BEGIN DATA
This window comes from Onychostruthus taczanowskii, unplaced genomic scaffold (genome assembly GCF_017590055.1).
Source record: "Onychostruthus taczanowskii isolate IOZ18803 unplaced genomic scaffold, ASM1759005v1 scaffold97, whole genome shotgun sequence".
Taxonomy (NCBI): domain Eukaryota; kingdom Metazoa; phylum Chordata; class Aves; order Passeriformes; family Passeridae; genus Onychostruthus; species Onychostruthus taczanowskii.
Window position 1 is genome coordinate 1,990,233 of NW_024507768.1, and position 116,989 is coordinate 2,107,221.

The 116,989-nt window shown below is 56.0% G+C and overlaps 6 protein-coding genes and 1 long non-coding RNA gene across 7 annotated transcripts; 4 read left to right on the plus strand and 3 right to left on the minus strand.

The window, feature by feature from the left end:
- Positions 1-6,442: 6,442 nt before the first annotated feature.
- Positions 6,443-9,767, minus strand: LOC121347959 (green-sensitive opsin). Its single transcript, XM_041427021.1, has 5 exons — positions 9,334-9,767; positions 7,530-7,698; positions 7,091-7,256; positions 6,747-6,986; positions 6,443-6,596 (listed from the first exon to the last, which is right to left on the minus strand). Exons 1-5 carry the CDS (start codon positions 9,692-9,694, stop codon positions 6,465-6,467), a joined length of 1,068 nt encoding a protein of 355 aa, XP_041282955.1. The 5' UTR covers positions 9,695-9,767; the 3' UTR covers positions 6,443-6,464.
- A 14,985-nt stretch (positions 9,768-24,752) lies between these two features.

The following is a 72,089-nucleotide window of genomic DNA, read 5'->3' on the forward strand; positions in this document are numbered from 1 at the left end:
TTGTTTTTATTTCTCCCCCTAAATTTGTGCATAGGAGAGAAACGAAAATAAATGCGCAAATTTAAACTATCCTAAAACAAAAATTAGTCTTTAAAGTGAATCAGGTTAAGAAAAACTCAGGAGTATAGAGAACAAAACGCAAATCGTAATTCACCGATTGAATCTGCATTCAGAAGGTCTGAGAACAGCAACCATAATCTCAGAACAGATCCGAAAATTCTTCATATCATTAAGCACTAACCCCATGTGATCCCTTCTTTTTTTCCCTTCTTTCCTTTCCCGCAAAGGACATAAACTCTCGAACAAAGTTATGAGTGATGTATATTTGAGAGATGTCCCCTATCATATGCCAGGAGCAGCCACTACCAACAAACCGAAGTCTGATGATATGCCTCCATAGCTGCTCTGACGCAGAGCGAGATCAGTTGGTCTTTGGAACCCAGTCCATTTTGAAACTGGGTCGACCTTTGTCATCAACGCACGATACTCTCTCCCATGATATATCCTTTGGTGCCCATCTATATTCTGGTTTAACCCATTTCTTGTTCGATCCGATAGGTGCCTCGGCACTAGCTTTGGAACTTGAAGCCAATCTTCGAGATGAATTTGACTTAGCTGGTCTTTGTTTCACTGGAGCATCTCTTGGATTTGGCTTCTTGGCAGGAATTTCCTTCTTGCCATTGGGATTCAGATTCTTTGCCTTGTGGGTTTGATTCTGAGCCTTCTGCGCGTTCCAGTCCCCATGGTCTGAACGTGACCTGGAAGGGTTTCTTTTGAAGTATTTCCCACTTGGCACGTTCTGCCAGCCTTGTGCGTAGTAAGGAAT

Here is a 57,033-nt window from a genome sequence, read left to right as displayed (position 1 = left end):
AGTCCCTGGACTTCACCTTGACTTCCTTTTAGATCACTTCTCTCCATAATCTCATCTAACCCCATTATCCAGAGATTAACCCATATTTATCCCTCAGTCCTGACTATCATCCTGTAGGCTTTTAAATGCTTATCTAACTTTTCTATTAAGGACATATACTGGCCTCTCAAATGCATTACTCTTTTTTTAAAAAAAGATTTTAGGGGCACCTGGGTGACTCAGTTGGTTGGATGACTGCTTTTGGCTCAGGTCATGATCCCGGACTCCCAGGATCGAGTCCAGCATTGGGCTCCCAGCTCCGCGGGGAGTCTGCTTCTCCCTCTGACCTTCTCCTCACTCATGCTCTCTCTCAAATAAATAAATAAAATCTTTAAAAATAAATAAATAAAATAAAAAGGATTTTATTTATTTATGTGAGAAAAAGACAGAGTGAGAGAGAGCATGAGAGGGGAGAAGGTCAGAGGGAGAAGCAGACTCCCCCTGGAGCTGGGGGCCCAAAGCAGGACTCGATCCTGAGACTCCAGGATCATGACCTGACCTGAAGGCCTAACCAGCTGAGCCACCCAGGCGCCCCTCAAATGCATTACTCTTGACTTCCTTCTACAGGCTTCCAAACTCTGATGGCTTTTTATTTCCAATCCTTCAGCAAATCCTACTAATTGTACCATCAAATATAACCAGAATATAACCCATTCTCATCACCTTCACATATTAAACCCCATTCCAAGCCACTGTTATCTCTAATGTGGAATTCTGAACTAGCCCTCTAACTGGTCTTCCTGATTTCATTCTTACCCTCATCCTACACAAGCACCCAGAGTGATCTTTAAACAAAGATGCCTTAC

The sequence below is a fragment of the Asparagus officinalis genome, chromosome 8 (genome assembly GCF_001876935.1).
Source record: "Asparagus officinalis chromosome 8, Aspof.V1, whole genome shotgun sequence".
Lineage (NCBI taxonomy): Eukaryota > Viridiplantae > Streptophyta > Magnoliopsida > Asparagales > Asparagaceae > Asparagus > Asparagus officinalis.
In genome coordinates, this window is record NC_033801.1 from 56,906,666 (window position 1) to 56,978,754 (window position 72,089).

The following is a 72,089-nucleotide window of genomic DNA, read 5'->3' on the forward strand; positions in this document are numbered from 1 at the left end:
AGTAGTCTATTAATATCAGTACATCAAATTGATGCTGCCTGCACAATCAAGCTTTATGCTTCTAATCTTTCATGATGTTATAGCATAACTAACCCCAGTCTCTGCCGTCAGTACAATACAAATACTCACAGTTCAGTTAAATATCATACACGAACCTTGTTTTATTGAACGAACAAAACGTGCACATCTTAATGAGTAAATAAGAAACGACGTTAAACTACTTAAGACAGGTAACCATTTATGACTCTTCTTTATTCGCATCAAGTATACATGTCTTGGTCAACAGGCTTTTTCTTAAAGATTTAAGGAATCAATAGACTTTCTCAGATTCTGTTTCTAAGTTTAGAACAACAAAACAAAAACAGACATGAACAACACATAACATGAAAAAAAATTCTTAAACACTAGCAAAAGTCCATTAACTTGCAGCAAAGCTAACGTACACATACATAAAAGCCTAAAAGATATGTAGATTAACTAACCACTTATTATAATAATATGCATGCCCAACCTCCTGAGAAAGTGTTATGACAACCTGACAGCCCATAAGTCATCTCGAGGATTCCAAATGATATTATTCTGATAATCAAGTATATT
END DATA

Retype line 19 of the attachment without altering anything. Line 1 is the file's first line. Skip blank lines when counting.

AGTAGTCTATTAATATCAGTACATCAAATTGATGCTGCCTGCACAATCAAGCTTTATGCTTCTAATCTTTCATGATGTTATAGCATAACTAACCCCAGTCTCTGCCGTCAGTACAATACAAATACTCACAGTTCAGTTAAATATCATACACGAACCTTGTTTTATTGAACGAACAAAACGTGCACATCTTAATGAGTAAATAAGAAACGACGTTAAACTACTTAAGACAGGTAACCATTTATGACTCTTCTTTATTCGCATCAAGTATACATGTCTTGGTCAACAGGCTTTTTCTTAAAGATTTAAGGAATCAATAGACTTTCTCAGATTCTGTTTCTAAGTTTAGAACAACAAAACAAAAACAGACATGAACAACACATAACATGAAAAAAAATTCTTAAACACTAGCAAAAGTCCATTAACTTGCAGCAAAGCTAACGTACACATACATAAAAGCCTAAAAGATATGTAGATTAACTAACCACTTATTATAATAATATGCATGCCCAACCTCCTGAGAAAGTGTTATGACAACCTGACAGCCCATAAGTCATCTCGAGGATTCCAAATGATATTATTCTGATAATCAAGTATATT